advertisements from the DF PE.

4.2 Using EVPN-VPWS in Access Network

   [EVPN-VPWS] can be used instead of pseudo wires in the MPLS access
   network, in that case all EVPN-VPWS service instances associated with
   a given CE are considered collectively as a Virtual Ethernet Segment
   (vES) [Virtual-ES].

   The elected DF S-PE MUST set the Primary bit in the L2 attributes
   extended community associated with the EVPN-VPWS service instance
   Ethernet A-D route, corresponding to the vES. The non-DF S-PEs MUST
   set the Backup bit in the L2 attributes extended community associated
   with the EVPN-VPWS service instance Ethernet A-D route, corresponding
   to the vES.

   Just as with pseudowires described in previous section, only the DF
   S-PE has its access EVPN-VPWS service instance in Active state, and
   thus establishes an eBGP session with the CE and receive control and
   data traffic. Just as before, the DF S-PE advertises host prefixes
   that it receives, from the CE over the eBGP session, to other PEs in
   the EVI using EVPN route type-5, with the proper ESI set. Remote PEs
   learn the host prefixes and associate them with the ESI, using the
   advertising PE as the next-hop for forwarding.


5 Failure Scenarios

5.1 Pseudowire Failure

   The active (DF) S-PE can proactively monitor the health of the
   primary pseudowire by using a pseudowire OAM mechanism such as VCCV-
   BFD. As such, the S-PE can detect the failure of the primary
   pseudowire, and react by withdrawing both the Ethernet Segment route
   as well as the Ethernet A-D route associated with the vES. Note that
   the S-PE advertises the Ethernet A-D route per vES granularity as
   well as the Ethernet A-D per EVI. The withdrawal of the Ethernet
   Segment route serves as an indication to the backup S-PE to go active
   (i.e. act as a backup DF), and activate its pseudowires to the Access
   PE. The withdrawal of the Ethernet A-D route triggers a "mass
   withdraw" on the remote PEs: these PEs adjust their next-hop
   associated with the prefixes that were originally advertised by the



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   failed PE to point to the "backup path" per [RFC7432]. This provides
   relatively fast convergence because only a single message per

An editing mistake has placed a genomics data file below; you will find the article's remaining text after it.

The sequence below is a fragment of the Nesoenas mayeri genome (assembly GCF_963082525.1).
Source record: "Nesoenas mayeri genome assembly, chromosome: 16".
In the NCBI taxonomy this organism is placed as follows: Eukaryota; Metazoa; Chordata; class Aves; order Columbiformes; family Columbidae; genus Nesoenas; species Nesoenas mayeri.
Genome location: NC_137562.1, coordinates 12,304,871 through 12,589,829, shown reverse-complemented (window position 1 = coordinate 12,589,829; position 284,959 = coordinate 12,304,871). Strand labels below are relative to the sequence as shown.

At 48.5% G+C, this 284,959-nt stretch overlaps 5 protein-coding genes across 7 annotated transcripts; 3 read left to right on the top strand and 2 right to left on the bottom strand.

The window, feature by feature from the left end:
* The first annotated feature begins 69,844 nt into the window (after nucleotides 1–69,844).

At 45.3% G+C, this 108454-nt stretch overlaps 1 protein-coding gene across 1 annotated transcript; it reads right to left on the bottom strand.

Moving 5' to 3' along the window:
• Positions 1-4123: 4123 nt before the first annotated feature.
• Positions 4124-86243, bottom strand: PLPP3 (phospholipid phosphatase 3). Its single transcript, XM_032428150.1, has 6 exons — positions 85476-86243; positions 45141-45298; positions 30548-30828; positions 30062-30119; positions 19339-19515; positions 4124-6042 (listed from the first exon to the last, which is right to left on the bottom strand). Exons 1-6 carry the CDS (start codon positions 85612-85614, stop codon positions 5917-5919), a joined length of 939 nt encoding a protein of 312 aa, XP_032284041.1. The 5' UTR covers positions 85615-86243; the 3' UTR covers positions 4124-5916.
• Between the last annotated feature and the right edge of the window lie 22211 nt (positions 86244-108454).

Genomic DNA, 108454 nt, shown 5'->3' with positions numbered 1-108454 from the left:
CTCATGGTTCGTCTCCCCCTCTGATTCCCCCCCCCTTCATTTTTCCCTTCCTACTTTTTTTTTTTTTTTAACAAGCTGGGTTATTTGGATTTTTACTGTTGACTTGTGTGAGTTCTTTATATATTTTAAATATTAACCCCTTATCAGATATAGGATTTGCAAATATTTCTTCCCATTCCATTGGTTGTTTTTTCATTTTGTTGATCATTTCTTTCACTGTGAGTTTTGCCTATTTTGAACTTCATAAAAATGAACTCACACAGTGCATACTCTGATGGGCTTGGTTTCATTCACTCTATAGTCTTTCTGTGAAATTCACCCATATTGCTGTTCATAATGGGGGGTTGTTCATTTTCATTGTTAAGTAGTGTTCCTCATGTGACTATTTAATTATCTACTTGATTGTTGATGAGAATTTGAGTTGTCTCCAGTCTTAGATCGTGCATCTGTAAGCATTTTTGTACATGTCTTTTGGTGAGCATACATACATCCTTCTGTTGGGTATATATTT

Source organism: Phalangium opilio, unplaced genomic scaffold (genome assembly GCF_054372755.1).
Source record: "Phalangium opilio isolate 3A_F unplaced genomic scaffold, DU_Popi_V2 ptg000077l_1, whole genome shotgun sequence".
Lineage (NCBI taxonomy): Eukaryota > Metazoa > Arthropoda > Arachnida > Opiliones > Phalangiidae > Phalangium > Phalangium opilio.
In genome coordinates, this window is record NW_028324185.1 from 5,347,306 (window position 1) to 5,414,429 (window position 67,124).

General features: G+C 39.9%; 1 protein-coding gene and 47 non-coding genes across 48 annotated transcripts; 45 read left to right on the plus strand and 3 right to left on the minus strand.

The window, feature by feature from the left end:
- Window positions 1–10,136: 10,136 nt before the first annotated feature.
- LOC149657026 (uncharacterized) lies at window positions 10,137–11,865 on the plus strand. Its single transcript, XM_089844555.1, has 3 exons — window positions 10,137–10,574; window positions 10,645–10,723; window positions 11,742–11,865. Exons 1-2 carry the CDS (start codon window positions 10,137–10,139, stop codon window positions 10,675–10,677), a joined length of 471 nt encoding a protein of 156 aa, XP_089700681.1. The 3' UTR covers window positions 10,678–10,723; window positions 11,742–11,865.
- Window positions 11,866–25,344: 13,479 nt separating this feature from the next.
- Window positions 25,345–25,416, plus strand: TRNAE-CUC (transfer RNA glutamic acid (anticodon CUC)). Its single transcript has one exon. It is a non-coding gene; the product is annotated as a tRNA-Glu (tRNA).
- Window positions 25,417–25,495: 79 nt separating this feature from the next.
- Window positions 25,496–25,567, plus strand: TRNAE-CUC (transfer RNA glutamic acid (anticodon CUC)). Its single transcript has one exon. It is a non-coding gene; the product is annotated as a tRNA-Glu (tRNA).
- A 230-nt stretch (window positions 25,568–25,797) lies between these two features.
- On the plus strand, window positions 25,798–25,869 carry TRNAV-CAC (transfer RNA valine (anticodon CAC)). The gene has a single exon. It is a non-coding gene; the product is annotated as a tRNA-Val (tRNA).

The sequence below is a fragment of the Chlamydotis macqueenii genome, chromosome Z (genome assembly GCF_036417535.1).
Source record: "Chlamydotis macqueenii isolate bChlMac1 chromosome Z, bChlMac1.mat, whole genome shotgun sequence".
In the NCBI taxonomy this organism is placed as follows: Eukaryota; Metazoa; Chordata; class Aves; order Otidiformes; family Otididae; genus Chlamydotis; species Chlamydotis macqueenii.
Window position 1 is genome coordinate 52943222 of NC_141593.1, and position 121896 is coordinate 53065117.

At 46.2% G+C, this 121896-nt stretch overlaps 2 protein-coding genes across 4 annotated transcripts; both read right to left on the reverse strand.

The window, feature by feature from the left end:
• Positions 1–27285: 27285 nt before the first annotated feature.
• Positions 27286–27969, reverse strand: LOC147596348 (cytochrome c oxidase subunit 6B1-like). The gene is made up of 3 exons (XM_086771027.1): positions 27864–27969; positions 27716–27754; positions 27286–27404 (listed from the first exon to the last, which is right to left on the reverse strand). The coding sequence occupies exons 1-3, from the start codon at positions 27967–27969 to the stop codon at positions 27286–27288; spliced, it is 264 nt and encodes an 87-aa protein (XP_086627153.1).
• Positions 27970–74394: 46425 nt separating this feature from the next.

Ethernet Segment is required for the remote PEs to switch over to the
   backup path irrespective of how many prefixes were learnt from the CE
   over the pseudowire. Also, note that no synchronization of VRF or ARP
   tables is required between the primary S-PE and its backup S-PE
   during the fail-over, because these tables were populated ahead of
   time during the original EVPN route advertisements.

   As a result of the pseudowire failure, the eBGP session between the
   CE and the original DF PE will time out. This will cause said S-PE to
   start a timer in order to defer withdrawing the EVPN type-5 and type-
   2 routes that it had advertised for the prefixes learnt over the
   session from the CE. As the backup pseudowire to the backup DF PE
   goes active, the eBGP session will be re-established by the CE with
   the backup PE. Since both PEs share the same Anycast IP and MAC
   addresses, the CE does not recognize that it is in communication with
   a different PE.

   To minimize disruption in data forwarding on the CE and the backup
   PE, the non-stop forwarding feature such as BGP Graceful Restart is
   used. Since the end-point IP address has not changed, this eBGP
   session handover between the primary S-PE and the backup S-PE, looks
   like a eBGP session flap with respect to the CE. Thus, the CE
   continues its packet forwarding operation in data-plane while
   synchronizing its control-plane with the backup S-PE.


5.2 EVPN VPWS Service Instance Failure

   The failure scenario for an EVPN VPWS in similar to PW failure
   scenario described in the previous section. The failure detection of
   an EVPN service instance can be performed via OAM mechanisms such as
   VCCV-BFD and upon such failure detection, the switch over procedure
   to the backup S-PE is the same as the one described above.

5.3 PE Node Failure

   In the case of PE node failure, the operation is similar to the steps
   described above, albeit that EVPN route withdrawals are performed by
   the Route Reflector instead of the PE.


6  Security Considerations

   TBD.





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7  IANA Considerations

   TBD


8  References

8.1  Normative References

   [RFC7432]  Sajassi et al., "Ethernet VPN", RFC 7432, February 2015.

   [EVPN-IRB] Sajassi et al., "Integrated Routing and Bridging in EVPN",
               draft-ietf-bess-evpn-inter-subnet-forwarding-00, work in
              progress, November 2014.

   [EVPN-PREFIX] Rabadan et al., "IP Prefix Advertisement in EVPN",
              draft-ietf-bess-evpn-prefix-advertisement-02, work in
              progress, September 2015.

   [RFC6718] Muley P., et al., "Pseudowire Redundancy", RFC 6718, August
              2012.

   [RFC6870] Muley P., et al., "Pseudowire Preferential Forwarding
              Status Bit", RFC 6870, February 2013.


8.2  Informative References

   [BGP-PIC] Bashandy A. et al., "BGP Prefix Independent Convergence",
              draft-rtgwg-bgp-pic-02.txt, work in progress, October
              2013.


Authors' Addresses


   Ali Sajassi
   Cisco
   EMail: sajassi@cisco.com



   Samer Salam
   Cisco
   EMail: ssalam@cisco.com






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   Dennis Cai
   Cisco
   EMail: dcai@cisco.com



   John Drake
   Juniper
   EMail: jdrake@juniper.net



   Luay Jalil
   Verizon
   EMail: luayjalil@gmail.com



   Sami Boutros
   VmWare
   EMail: boutros.sami@gmail.com